A reading of Brandon Monokian’s Echo & Narcissus Blast Third Eye Blind Outside A Diner in New Jersey At 2 A.M. will be held on June 25 at 3 p.m. in the 56-seat theatre. Directed by Jeremy Crittenden with live music from Sam Kwietniak, the play is set in 1999, as two teenage boys deal with their closeted sexuality and a violent incident that will change them both forever. There will be a triple solo bill of FYP, written and performed by Adin Lenahan, In the Elvis Mirror, written and performed by Stephen Dym, and Doll Valley, written and performed by Scout Davis on June 25 at 7 p.m. in the 56-seat theatre. FYP is a solo show that takes the performance of self we practice on social media and contorts it through the abstraction of voice and movement. In the Elvis Mirror is the personal reflection of a young boy growing up in the Bronx and sharing a room and an unusually close relationship with his teenage sister in the 1950s and ’60s. Doll Valley is a meditation on a cornerstone of iconic queer camp pop culture endowed with the mythic tale of women attempting to navigate concepts of gaze and authorship in a volatile field/industry.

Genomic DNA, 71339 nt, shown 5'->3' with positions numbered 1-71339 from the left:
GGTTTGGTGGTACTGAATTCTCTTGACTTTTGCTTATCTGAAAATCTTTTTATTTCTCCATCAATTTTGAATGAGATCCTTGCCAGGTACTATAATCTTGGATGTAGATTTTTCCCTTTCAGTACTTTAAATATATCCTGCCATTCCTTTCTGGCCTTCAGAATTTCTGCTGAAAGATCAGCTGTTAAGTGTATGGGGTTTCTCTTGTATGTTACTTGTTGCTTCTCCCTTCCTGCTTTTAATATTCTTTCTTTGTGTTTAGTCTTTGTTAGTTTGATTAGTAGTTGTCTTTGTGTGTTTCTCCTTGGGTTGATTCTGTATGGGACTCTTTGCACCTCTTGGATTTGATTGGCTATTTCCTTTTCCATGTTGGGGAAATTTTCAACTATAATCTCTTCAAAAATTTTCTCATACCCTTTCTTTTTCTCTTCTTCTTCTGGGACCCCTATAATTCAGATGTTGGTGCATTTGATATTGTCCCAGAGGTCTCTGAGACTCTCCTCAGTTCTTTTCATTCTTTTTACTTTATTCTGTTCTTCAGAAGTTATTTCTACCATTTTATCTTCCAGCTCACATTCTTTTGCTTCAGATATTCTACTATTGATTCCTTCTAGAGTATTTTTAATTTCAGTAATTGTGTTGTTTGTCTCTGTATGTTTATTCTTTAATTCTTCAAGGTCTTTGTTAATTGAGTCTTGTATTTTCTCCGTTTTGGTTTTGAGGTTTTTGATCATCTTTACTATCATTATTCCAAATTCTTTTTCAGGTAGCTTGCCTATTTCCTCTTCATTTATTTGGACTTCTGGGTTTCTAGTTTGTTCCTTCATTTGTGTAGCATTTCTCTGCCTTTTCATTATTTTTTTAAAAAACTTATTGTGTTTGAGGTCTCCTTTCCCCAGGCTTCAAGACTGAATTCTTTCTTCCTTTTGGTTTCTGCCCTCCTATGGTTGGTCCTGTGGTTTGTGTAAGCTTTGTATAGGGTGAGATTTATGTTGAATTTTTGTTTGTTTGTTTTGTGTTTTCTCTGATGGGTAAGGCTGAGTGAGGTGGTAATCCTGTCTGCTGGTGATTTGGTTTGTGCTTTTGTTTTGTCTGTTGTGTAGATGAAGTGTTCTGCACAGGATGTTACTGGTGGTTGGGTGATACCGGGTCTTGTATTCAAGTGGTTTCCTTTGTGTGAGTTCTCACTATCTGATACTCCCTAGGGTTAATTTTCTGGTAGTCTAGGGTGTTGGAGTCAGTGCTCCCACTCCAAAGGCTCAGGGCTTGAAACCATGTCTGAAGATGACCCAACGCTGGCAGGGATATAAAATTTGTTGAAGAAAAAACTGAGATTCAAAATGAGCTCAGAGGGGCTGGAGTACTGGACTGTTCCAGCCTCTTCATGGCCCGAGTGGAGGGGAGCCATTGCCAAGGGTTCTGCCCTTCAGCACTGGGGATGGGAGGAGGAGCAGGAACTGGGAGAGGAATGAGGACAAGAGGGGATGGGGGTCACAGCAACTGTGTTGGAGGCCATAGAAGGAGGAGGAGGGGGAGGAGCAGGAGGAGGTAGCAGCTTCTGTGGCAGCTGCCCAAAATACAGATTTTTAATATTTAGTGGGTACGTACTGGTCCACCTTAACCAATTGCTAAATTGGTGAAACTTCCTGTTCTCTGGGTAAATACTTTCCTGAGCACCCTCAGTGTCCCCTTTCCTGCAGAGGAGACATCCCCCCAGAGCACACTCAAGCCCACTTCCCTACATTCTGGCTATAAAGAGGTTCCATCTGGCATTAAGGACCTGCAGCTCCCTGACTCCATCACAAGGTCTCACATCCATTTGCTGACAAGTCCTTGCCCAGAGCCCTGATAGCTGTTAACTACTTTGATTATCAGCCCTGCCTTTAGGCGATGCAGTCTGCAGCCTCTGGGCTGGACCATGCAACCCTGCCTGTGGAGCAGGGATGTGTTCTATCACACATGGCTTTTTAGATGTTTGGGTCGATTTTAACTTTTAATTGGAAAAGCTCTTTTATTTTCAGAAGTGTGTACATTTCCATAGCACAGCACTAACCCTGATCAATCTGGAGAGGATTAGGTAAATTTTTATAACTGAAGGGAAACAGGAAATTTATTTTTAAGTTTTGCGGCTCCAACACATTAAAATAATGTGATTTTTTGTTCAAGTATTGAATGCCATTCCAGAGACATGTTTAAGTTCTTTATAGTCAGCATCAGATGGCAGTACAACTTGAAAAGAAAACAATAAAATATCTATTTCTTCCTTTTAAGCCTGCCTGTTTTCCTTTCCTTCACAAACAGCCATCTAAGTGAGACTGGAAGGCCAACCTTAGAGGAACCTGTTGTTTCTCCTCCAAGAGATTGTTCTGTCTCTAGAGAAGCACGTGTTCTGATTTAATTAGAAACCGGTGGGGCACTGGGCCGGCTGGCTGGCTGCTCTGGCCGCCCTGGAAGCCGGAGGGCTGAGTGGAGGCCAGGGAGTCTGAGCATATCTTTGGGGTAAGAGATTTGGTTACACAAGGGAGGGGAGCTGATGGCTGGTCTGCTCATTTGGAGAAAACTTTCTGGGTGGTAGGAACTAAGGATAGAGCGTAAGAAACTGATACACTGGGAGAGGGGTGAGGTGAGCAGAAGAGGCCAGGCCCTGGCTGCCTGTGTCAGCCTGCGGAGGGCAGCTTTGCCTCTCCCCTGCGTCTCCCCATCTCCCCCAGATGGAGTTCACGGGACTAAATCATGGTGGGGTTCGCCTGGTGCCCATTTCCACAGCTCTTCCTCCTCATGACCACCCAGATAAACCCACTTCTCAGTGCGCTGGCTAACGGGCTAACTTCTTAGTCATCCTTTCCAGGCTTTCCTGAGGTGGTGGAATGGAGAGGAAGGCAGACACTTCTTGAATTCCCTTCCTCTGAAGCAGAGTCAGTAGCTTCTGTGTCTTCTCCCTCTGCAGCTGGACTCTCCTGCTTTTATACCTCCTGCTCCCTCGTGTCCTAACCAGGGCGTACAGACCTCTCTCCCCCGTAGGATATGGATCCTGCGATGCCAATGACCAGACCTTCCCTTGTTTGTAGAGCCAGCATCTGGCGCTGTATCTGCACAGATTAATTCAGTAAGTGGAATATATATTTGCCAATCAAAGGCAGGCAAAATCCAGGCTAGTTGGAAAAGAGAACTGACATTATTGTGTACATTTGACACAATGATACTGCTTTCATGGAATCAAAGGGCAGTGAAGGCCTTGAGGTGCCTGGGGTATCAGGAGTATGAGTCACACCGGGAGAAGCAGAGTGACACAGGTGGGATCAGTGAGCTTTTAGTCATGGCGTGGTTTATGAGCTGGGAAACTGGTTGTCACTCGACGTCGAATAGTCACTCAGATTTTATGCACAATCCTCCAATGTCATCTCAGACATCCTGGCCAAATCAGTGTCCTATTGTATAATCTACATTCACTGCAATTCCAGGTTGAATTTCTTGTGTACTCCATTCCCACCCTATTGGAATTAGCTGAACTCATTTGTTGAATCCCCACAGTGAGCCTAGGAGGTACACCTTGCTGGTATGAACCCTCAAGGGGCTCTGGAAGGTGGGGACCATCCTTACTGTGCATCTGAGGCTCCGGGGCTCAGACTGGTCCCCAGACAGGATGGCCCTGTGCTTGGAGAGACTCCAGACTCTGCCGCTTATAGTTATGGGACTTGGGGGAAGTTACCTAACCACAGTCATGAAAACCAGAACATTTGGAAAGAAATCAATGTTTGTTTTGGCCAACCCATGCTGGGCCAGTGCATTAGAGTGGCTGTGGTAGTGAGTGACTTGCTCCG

Founded in 2003, The Tank is an Obie-winning, multi-disciplinary nonprofit arts presenter and producer, which provides a home to emerging artists working across all disciplines, including theatre, comedy, dance, film, music, puppetry, and storytelling. The Tank seeks to champion emerging artists engaged in the pursuit of new ideas and forms of expression by removing the economic barriers from the creation of new work for artists launching their careers and experimenting within their art form.